Data Migration Best Practices

An attempt to help you not delete your production database

1 - Data Migrations Checklist

The following is a semi-profanity-ridden attempt at explaining one way to do data migrations while following best practices. It is rather long and laced with colorful language. If you have read it already, or if you want to avoid the profanity, you can consult the following checklist in the beautiful table below.

Note that all elements are considered mandatory.

As a quick note, and a reminder even if you've read the whole version:


If you're doing data migrations, either use a script to modify the source files and save the edited version, or use excel workbooks that open the source file and then save the edited result elsewhere. Yes, even if the source is an excel file.

Why? Because sources change. People forget stuff, files aren't well formatted, shit gets broken, and people are human - meaning that one-time data import is actually going to be done multiple times. Edit the source file, and get to do everything all over again. Use scripts or workbooks to do the transformations ? Point that to the new source file and BAM Bob's your uncle.

Scripts you might want to use:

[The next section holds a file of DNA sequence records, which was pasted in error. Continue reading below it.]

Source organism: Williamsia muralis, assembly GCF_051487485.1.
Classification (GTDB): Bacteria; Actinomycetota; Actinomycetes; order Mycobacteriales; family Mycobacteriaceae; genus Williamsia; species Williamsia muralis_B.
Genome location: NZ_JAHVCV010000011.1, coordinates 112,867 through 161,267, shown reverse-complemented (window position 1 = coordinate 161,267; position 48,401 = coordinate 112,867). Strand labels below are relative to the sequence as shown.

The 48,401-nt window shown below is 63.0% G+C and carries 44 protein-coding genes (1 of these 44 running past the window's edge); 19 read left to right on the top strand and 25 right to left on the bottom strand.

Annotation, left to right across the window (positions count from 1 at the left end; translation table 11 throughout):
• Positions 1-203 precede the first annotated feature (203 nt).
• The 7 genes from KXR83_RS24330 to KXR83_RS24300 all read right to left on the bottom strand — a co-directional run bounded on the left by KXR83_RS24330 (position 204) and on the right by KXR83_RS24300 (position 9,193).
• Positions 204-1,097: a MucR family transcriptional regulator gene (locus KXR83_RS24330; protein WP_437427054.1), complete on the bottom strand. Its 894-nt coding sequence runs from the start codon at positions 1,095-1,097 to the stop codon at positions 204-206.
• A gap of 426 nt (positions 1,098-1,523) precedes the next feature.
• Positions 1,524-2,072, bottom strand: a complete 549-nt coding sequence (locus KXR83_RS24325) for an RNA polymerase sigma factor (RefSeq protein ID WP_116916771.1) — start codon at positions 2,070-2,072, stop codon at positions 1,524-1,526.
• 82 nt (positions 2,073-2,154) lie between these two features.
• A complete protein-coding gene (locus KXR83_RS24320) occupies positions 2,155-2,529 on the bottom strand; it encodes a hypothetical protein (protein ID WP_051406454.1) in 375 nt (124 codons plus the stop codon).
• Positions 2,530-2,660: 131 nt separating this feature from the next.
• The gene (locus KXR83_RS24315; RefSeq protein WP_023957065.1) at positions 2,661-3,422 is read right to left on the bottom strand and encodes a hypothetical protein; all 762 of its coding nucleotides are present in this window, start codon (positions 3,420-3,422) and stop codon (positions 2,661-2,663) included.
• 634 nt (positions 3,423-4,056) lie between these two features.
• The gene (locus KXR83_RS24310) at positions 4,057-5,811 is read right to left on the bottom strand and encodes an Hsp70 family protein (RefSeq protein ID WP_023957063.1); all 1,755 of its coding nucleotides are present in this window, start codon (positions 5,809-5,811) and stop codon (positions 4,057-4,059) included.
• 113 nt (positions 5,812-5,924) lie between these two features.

Or, if you prefer excel, open a blank workbook, Import the source file via the "data" ribbon tab, select "from text/csv" (or whatever matches based on your source type), then save it as both:

That way when you change the source file you can just open the construction book again and resave.

Action Completed?
Is it UTF-8 encoded  
Did you check it is readable and well formatted  
Does it have carriage returns stored as carriage returns, not as spaces  
Is it up to date  
Do you have a mapping for every object and field  
Did you determine an ExternalID for each object  
Did you determine source of truth (whether to overwrite or not) for reach field  
Did the client sign off on the mapping  
Do you have the source data  
Is it in a format your tool can read  
Are dates and date-times well formatted (yyyy-mm-dd || yyyy-mm-ddT00:00:00z) and are times exported in UTC  
Are field lengths respected (emails not longer than 80 chars, Names not longer than 40, etc)